Digital transformation is happening across every industry in every type of facility, allowing businesses to achieve operational efficiency, improve productivity, and enhance building occupant and customer experiences. Hospitality is one industry where transformation is no longer an option. Hotels increasingly rely on digital technologies to satisfy guests, reduce operational costs, and improve their carbon footprint to remain competitive and relevant. But those technologies must also be affordable to deploy, simple to manage, and scale. Thankfully, new innovations are making it easier and more cost-effective than ever for hotels to transform.
The Changing Face of Hospitality
The pandemic forced hotels to keep guests and staff safe, which prompted the adoption of digital technologies such as contactless check-in and room service and automated cleaning and sanitation processes. The hospitality industry is now showing signs of recovery, with hotel occupancy projected to reach pre-pandemic levels by the end of 2023. However, the expectations of today’s travelers, inflation, and labor shortages are putting more pressure on hotels to reach a whole new level of digital transformation.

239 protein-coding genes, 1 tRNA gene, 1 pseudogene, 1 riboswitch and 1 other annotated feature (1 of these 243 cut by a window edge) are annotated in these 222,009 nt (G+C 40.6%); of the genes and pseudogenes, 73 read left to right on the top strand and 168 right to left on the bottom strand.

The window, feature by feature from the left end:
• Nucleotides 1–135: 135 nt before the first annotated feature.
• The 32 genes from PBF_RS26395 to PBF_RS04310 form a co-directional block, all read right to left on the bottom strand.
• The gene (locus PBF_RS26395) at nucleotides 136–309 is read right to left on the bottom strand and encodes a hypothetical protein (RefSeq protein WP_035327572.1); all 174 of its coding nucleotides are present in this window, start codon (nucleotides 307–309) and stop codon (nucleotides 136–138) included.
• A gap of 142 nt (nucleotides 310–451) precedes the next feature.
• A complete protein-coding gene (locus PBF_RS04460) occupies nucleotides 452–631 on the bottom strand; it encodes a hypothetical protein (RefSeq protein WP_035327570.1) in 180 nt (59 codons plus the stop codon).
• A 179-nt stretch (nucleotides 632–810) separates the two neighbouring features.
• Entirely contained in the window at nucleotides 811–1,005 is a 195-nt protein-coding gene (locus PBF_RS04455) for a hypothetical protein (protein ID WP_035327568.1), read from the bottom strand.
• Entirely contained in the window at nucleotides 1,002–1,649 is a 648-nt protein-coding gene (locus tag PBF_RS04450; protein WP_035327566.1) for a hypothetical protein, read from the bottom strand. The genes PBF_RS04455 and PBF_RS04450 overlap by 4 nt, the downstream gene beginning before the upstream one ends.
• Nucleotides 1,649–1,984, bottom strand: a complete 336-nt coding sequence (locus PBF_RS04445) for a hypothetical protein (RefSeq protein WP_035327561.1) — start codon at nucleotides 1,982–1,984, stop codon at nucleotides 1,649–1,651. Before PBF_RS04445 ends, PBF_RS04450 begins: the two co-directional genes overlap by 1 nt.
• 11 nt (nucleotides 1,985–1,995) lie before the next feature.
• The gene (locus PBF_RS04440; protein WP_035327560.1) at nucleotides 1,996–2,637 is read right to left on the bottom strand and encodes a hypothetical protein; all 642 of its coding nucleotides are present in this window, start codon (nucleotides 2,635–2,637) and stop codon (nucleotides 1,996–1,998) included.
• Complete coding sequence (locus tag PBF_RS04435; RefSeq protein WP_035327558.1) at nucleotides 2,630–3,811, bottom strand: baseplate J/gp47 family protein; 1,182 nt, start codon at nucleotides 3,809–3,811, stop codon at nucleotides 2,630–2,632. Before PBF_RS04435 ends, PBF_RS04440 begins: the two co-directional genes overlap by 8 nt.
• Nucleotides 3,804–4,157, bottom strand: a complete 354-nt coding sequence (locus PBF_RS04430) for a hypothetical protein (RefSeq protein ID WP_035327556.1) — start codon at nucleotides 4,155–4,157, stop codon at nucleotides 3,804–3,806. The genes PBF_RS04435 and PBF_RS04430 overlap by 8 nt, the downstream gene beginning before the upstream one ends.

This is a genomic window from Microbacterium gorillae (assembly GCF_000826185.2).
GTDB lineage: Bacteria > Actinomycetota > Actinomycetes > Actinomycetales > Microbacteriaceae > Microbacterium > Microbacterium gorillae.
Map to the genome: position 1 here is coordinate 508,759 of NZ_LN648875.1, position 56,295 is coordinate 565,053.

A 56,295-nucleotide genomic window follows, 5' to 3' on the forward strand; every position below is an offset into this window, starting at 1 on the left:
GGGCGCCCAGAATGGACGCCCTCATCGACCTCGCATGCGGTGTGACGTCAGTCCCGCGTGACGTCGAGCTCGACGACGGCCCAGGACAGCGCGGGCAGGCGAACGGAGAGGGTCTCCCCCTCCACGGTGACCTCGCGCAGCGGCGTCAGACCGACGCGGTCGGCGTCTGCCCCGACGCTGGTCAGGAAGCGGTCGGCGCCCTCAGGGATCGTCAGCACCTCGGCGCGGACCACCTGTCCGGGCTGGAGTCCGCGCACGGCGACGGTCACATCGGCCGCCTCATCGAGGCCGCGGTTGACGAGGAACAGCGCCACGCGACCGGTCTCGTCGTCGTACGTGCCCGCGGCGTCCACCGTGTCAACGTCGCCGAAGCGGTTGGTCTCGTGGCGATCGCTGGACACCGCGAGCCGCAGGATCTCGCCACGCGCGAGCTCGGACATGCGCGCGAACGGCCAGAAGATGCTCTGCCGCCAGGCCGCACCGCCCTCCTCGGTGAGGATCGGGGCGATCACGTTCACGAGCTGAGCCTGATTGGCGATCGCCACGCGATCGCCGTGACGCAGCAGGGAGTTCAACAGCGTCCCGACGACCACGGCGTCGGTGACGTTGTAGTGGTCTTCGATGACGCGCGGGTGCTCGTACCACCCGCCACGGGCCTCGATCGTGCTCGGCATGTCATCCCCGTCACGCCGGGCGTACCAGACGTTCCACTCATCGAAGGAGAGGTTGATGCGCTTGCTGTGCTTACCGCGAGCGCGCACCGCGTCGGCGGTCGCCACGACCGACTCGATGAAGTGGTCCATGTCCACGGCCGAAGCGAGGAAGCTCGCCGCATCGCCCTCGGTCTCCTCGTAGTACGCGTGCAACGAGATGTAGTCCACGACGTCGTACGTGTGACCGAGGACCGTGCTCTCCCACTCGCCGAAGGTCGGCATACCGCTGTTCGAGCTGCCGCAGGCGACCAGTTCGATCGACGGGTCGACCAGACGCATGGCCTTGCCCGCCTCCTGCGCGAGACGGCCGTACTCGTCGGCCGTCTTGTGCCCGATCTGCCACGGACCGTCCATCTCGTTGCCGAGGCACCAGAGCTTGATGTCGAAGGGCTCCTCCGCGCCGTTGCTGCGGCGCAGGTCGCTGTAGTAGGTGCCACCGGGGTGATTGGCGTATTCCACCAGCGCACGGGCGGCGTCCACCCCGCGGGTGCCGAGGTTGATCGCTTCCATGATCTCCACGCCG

While contactless solutions adopted during the pandemic have become must-haves for today’s travelers, hotels now face an increased demand for digital technologies that provide guests with a more convenient, comfortable, safe, and secure experience. These evolving guest expectations have much to do with demographic shifts—tech-savvy millennials now comprise more than 50% of the world’s hotel guests. According to a recent hospitality report by Oracle Hospitality that surveyed thousands of consumers, 73% of travelers want to use their mobile device to manage their hotel experience, 43% want voice-activated control of room amenities, and 25% want room controls that automatically adjust temperature, lighting, and other environmental settings based on their personal preferences.